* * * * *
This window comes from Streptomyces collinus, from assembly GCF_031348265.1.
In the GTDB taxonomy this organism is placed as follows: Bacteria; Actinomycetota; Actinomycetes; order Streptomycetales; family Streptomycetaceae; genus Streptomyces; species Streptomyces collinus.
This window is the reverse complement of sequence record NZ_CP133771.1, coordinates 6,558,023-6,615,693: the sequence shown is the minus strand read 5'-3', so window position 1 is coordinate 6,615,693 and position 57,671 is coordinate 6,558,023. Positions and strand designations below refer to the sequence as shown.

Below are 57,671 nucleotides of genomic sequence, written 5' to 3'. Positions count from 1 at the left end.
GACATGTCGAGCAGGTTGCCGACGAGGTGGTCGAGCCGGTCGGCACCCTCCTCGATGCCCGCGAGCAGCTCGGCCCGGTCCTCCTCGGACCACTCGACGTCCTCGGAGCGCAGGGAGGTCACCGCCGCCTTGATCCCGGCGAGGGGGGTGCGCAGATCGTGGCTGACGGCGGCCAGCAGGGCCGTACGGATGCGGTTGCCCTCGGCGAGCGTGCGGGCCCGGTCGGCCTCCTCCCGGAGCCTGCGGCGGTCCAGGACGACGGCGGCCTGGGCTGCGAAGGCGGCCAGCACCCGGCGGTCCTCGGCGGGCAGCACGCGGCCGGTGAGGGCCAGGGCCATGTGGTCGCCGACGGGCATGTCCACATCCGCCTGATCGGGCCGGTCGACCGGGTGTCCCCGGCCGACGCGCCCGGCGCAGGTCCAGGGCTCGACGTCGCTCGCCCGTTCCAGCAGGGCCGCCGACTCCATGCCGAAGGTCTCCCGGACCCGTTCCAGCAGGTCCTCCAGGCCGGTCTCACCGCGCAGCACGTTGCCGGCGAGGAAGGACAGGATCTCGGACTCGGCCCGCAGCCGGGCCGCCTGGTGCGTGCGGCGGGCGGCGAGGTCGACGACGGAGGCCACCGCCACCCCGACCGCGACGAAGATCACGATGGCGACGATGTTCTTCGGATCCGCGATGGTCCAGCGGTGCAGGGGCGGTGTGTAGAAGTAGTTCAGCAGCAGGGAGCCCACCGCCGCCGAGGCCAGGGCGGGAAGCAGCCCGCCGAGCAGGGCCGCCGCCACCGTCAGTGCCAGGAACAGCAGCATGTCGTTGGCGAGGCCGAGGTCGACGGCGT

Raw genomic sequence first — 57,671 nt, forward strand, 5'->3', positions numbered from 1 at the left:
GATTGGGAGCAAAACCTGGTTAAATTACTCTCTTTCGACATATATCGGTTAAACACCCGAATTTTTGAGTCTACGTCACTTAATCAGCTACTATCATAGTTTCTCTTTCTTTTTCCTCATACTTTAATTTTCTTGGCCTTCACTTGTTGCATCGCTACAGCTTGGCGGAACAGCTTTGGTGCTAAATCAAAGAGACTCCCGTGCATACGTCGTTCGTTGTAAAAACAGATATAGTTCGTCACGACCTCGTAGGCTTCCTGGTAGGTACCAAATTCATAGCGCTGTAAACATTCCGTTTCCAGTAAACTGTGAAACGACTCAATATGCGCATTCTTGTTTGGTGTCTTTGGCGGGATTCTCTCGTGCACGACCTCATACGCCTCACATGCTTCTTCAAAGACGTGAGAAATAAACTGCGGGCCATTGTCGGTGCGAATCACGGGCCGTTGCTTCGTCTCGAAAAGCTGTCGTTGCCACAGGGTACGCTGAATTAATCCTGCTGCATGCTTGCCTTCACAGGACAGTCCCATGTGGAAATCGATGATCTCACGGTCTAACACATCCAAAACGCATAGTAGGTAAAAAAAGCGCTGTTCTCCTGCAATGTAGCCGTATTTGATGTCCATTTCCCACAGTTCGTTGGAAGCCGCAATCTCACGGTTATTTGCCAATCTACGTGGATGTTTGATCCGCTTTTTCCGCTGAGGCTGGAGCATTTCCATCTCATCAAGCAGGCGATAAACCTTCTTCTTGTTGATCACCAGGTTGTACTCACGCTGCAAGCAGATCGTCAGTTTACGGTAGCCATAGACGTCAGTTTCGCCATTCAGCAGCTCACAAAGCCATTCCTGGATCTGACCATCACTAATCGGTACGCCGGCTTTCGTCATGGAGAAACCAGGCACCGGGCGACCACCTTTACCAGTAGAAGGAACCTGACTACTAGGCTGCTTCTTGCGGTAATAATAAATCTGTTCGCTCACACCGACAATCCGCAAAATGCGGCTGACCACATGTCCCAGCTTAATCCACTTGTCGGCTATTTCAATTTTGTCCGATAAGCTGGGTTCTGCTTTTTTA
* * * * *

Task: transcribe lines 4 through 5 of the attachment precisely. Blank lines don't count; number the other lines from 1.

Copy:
Below are 57,671 nucleotides of genomic sequence, written 5' to 3'. Positions count from 1 at the left end.
GACATGTCGAGCAGGTTGCCGACGAGGTGGTCGAGCCGGTCGGCACCCTCCTCGATGCCCGCGAGCAGCTCGGCCCGGTCCTCCTCGGACCACTCGACGTCCTCGGAGCGCAGGGAGGTCACCGCCGCCTTGATCCCGGCGAGGGGGGTGCGCAGATCGTGGCTGACGGCGGCCAGCAGGGCCGTACGGATGCGGTTGCCCTCGGCGAGCGTGCGGGCCCGGTCGGCCTCCTCCCGGAGCCTGCGGCGGTCCAGGACGACGGCGGCCTGGGCTGCGAAGGCGGCCAGCACCCGGCGGTCCTCGGCGGGCAGCACGCGGCCGGTGAGGGCCAGGGCCATGTGGTCGCCGACGGGCATGTCCACATCCGCCTGATCGGGCCGGTCGACCGGGTGTCCCCGGCCGACGCGCCCGGCGCAGGTCCAGGGCTCGACGTCGCTCGCCCGTTCCAGCAGGGCCGCCGACTCCATGCCGAAGGTCTCCCGGACCCGTTCCAGCAGGTCCTCCAGGCCGGTCTCACCGCGCAGCACGTTGCCGGCGAGGAAGGACAGGATCTCGGACTCGGCCCGCAGCCGGGCCGCCTGGTGCGTGCGGCGGGCGGCGAGGTCGACGACGGAGGCCACCGCCACCCCGACCGCGACGAAGATCACGATGGCGACGATGTTCTTCGGATCCGCGATGGTCCAGCGGTGCAGGGGCGGTGTGTAGAAGTAGTTCAGCAGCAGGGAGCCCACCGCCGCCGAGGCCAGGGCGGGAAGCAGCCCGCCGAGCAGGGCCGCCGCCACCGTCAGTGCCAGGAACAGCAGCATGTCGTTGGCGAGGCCGAGGTCGACGGCGT